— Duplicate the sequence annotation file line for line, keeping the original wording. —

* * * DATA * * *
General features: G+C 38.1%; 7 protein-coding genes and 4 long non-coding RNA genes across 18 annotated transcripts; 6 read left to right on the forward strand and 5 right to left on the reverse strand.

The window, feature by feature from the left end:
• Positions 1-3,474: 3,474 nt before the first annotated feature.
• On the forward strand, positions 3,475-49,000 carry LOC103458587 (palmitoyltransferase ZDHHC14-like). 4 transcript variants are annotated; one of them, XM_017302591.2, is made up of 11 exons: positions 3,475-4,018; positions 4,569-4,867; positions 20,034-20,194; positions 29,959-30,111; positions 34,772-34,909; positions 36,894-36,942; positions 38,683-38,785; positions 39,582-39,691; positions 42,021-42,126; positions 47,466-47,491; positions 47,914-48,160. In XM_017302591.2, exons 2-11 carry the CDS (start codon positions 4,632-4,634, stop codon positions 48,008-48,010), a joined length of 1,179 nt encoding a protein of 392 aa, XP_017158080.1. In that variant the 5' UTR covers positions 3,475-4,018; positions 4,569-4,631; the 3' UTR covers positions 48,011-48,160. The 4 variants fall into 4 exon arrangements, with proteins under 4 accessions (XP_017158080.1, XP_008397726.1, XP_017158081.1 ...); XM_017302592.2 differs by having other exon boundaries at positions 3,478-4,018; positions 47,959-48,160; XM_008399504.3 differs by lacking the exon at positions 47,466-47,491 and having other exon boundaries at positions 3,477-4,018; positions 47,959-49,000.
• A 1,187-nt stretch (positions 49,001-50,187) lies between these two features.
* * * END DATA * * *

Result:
General features: G+C 38.1%; 7 protein-coding genes and 4 long non-coding RNA genes across 18 annotated transcripts; 6 read left to right on the forward strand and 5 right to left on the reverse strand.

The window, feature by feature from the left end:
• Positions 1-3,474: 3,474 nt before the first annotated feature.
• On the forward strand, positions 3,475-49,000 carry LOC103458587 (palmitoyltransferase ZDHHC14-like). 4 transcript variants are annotated; one of them, XM_017302591.2, is made up of 11 exons: positions 3,475-4,018; positions 4,569-4,867; positions 20,034-20,194; positions 29,959-30,111; positions 34,772-34,909; positions 36,894-36,942; positions 38,683-38,785; positions 39,582-39,691; positions 42,021-42,126; positions 47,466-47,491; positions 47,914-48,160. In XM_017302591.2, exons 2-11 carry the CDS (start codon positions 4,632-4,634, stop codon positions 48,008-48,010), a joined length of 1,179 nt encoding a protein of 392 aa, XP_017158080.1. In that variant the 5' UTR covers positions 3,475-4,018; positions 4,569-4,631; the 3' UTR covers positions 48,011-48,160. The 4 variants fall into 4 exon arrangements, with proteins under 4 accessions (XP_017158080.1, XP_008397726.1, XP_017158081.1 ...); XM_017302592.2 differs by having other exon boundaries at positions 3,478-4,018; positions 47,959-48,160; XM_008399504.3 differs by lacking the exon at positions 47,466-47,491 and having other exon boundaries at positions 3,477-4,018; positions 47,959-49,000.
• A 1,187-nt stretch (positions 49,001-50,187) lies between these two features.